The study of British workers highlighted London’s Shoreditch tech developments as a key factor in the surge of popularity, alongside floats from companies including King, Just Eat and Zoopla. Indeed, the report found that the number of people wanting to work in the IT & telecoms space had risen from 26 per cent in 2013 to 30 per cent in 2015.
Ruth Jacobs, managing director of Randstad Technologies, comments: “The sector is thriving helped by the high-profile development of tech clusters in the UK including Shoreditch’s Silicon Roundabout – which have made the IT sector seem a much ‘cooler’ space to work in.
“The IT & Telecoms industry has become much more high profile, as recent Tech-city floats illustrate how tech firms can experience exponential growth over a very short span of time, developing from small start-ups to multi-million-pound enterprises.”
Read more on recruitment in the tech space:
- Increasing number of female tech professionals recruited by UK firms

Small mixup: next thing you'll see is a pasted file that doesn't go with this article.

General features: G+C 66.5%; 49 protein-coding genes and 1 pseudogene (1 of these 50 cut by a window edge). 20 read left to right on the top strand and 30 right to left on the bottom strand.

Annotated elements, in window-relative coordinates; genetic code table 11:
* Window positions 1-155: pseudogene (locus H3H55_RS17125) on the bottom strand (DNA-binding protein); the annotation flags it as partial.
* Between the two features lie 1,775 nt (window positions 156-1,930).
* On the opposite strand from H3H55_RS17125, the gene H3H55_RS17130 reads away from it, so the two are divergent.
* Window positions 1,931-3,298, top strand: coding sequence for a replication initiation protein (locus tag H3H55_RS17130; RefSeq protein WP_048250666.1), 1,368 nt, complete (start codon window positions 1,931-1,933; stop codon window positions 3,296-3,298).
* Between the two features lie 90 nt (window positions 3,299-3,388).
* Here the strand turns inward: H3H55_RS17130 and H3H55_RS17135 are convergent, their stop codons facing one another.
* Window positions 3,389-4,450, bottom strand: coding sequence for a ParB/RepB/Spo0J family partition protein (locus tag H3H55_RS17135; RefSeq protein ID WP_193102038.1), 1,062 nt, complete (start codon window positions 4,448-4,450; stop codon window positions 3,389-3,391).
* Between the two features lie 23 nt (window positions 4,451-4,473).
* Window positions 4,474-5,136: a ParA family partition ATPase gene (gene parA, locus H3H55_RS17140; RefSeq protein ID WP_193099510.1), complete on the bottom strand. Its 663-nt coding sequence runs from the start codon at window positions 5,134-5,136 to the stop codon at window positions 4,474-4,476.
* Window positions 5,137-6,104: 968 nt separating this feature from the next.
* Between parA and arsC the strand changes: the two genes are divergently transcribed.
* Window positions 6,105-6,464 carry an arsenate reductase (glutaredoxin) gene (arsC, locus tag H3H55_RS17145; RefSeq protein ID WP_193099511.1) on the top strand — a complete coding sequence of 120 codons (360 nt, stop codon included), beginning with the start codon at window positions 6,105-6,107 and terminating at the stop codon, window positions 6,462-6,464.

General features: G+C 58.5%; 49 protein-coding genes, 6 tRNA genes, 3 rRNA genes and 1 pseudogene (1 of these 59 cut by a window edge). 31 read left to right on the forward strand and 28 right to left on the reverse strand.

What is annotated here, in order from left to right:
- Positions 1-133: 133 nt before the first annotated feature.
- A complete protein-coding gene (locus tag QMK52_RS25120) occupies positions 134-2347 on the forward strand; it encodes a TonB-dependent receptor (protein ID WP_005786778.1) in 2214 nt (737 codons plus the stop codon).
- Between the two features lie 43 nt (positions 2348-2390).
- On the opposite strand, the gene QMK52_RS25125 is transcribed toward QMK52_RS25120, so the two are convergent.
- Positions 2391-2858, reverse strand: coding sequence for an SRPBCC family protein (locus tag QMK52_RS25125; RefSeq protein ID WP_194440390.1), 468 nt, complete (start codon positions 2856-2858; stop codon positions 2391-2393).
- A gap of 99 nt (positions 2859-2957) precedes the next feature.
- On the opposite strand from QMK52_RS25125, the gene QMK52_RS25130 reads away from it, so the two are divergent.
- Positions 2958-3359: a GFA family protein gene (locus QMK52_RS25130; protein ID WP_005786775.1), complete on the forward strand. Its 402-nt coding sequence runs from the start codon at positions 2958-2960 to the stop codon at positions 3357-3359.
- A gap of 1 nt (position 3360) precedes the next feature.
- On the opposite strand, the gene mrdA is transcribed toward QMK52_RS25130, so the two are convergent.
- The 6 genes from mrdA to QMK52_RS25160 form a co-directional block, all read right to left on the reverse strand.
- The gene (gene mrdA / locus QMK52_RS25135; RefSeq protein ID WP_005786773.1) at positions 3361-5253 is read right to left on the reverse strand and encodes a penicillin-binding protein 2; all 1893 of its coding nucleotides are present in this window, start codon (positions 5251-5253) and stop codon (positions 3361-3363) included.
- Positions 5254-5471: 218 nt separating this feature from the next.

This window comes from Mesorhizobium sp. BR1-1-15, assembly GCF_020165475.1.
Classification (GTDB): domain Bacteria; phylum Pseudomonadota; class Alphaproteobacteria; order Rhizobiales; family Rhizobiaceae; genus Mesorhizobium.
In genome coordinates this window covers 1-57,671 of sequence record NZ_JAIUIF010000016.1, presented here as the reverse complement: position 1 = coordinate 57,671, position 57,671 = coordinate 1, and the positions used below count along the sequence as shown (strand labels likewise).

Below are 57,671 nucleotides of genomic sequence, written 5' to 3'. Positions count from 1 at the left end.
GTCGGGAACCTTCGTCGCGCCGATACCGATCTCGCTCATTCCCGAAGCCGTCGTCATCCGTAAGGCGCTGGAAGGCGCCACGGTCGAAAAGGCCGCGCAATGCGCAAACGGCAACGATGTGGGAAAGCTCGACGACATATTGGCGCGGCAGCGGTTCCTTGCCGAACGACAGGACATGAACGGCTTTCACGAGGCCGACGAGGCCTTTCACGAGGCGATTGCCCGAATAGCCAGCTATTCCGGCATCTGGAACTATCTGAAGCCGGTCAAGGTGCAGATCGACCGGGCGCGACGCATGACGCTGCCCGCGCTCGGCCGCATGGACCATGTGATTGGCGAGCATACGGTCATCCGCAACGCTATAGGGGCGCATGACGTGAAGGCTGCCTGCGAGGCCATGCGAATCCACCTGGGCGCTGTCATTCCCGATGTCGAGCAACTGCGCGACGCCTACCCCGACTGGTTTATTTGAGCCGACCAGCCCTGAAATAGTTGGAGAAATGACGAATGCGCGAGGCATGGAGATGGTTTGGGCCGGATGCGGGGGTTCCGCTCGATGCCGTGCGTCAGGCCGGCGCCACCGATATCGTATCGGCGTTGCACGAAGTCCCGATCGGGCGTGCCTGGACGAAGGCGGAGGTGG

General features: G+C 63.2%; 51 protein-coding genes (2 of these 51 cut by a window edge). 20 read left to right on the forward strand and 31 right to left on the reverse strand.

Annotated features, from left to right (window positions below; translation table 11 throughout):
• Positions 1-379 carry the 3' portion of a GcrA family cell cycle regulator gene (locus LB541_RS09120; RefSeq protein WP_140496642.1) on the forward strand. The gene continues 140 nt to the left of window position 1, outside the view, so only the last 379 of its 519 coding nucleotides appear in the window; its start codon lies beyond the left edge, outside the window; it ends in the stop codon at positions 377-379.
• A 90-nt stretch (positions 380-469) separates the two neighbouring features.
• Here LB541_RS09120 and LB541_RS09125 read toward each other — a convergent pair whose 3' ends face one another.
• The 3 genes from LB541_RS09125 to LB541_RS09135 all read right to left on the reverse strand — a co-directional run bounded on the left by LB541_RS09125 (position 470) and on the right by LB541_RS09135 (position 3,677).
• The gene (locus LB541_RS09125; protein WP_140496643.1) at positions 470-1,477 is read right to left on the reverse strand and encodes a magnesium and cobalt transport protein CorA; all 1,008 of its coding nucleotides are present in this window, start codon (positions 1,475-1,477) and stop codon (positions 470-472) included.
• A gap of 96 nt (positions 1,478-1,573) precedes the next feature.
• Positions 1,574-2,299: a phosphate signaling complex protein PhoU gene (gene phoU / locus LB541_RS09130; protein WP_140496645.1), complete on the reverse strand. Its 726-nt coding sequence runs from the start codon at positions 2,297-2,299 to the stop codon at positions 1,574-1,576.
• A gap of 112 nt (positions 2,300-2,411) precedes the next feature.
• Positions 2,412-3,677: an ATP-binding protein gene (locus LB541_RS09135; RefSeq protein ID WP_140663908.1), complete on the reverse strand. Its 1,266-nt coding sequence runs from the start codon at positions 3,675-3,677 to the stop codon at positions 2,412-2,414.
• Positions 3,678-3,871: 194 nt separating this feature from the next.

- War of the Tech Cities: IT skills in demand across UK beyond London tech hub
- 68 per cent of tech professionals say counter-offers are too little, too late
In December, Real Business ran a feature with Everline Future 50 winner Kuato Studios, which saw co-founder David Miller explaining why the computer science curriculum will prevent UK from choking economic growth.
With the new technology focus introduced into schools across the country in September 2014 to support coding lessons and more, a demand for IT workers has increased salaries, adding further interest from Brits.
Jacobs added: “IT professionals have moved away from being back office support staff and are now on the front-line, providing fundamental support across all industries and fighting cyber-fires. Over the last few years, several high profile hacks have demonstrated the importance of well-trained cyber professionals, and IT security jobs and IT support jobs are now rightly viewed as integral to all firms.
“Most recently, a hack of Sony Pictures resulted in the film production company pulling distribution of the film ‘The Interview’ in a cyber-attack which sent ripples throughout the film industry and highlighted the growing threat of cyber-crime.”
Meanwhile, the automotive sector was still ranked as the most attractive place to work, with business services, utilities & energy, leisure, and insurance the least attractive industries for employment.
In terms of individual businesses, John Lewis was named the UK’s most attractive large employer, followed by BMW and British Airways.
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